Most people might expect me to say that I’m now giving up everything and move to a tropical island. Not yet. I can’t quite afford it yet. However, what it has installed in me is a greater desire to achieve.

In the short-term, this will involve me working harder on moneystepper to bring financial freedom a step closer for myself, and my readers. I thoroughly enjoy working on the site and the feedback and engagement from readers has been one of the best parts of the past few months, so this is stage one and then we’ll see what happens from there.

Although I’ve obviously had to cancel the “cycle 3000 miles” goal, it has also given me a greater drive to ensure that I fulfill, and even exceed, all the goals I have set for the next year to bring me closer to financial freedom and to further enjoy life. I have replaced the goal with doing 42,600 sit ups (100 per day). In the short-term, this will help me strengthen my core following the accident. In the long term, it make me look super sweet at the beach when I’m surfing next summer!! J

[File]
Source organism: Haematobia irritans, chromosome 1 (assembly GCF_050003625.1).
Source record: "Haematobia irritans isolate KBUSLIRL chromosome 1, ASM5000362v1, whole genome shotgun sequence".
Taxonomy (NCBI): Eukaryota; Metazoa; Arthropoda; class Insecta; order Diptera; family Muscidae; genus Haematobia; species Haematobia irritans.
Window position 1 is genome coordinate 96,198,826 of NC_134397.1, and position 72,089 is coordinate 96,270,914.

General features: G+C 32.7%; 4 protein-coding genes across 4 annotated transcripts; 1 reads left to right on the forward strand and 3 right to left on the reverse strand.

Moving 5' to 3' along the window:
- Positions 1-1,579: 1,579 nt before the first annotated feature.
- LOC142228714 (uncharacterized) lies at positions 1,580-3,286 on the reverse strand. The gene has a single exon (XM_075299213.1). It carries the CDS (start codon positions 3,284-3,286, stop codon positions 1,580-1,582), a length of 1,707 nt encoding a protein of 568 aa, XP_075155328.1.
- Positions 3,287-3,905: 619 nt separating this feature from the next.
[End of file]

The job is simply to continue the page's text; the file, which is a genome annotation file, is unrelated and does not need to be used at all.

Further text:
And last, but not certainly not least, it’s made me realize how awesome my fiancée is! Not only did she rush to the hospital and stay by my side all day, she bought cola bottles!! We had a surprisingly good day in the hospital (we are rating it as one of our best ever dates) where despite the circumstances we managed to laugh all day.

More importantly, how she has looked after me at home since has been amazing! Given that I was constrained to bed for 2-3 days unable to move, I really needed her support and she couldn’t have done anything more!

Luckily, when it came to the issue of not being able to get up to go to the toilet, we never reached the real relationship test, but carrying out warm bottles of wee every few hours certainly shows she must love me quite a lot!!